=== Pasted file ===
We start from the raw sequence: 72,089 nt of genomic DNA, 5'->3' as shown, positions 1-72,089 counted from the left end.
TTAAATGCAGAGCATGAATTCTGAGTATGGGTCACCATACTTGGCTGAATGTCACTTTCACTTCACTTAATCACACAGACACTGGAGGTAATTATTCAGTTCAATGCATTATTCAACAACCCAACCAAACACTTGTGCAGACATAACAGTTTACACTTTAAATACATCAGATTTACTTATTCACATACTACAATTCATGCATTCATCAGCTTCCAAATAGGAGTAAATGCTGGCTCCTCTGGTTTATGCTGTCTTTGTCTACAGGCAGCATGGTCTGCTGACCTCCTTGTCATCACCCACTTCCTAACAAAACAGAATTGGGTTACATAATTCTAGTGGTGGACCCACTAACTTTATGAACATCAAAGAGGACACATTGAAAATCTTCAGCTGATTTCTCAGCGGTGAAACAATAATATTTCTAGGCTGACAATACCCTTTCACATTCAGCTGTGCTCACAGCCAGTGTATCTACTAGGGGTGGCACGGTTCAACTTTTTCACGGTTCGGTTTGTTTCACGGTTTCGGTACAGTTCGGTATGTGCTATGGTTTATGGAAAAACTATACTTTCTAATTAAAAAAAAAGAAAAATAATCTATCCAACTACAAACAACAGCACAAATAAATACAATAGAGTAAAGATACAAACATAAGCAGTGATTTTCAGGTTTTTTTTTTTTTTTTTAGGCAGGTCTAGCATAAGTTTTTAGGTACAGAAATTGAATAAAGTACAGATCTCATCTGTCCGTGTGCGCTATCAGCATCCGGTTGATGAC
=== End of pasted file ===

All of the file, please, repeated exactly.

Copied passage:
We start from the raw sequence: 72,089 nt of genomic DNA, 5'->3' as shown, positions 1-72,089 counted from the left end.
TTAAATGCAGAGCATGAATTCTGAGTATGGGTCACCATACTTGGCTGAATGTCACTTTCACTTCACTTAATCACACAGACACTGGAGGTAATTATTCAGTTCAATGCATTATTCAACAACCCAACCAAACACTTGTGCAGACATAACAGTTTACACTTTAAATACATCAGATTTACTTATTCACATACTACAATTCATGCATTCATCAGCTTCCAAATAGGAGTAAATGCTGGCTCCTCTGGTTTATGCTGTCTTTGTCTACAGGCAGCATGGTCTGCTGACCTCCTTGTCATCACCCACTTCCTAACAAAACAGAATTGGGTTACATAATTCTAGTGGTGGACCCACTAACTTTATGAACATCAAAGAGGACACATTGAAAATCTTCAGCTGATTTCTCAGCGGTGAAACAATAATATTTCTAGGCTGACAATACCCTTTCACATTCAGCTGTGCTCACAGCCAGTGTATCTACTAGGGGTGGCACGGTTCAACTTTTTCACGGTTCGGTTTGTTTCACGGTTTCGGTACAGTTCGGTATGTGCTATGGTTTATGGAAAAACTATACTTTCTAATTAAAAAAAAAGAAAAATAATCTATCCAACTACAAACAACAGCACAAATAAATACAATAGAGTAAAGATACAAACATAAGCAGTGATTTTCAGGTTTTTTTTTTTTTTTTTAGGCAGGTCTAGCATAAGTTTTTAGGTACAGAAATTGAATAAAGTACAGATCTCATCTGTCCGTGTGCGCTATCAGCATCCGGTTGATGAC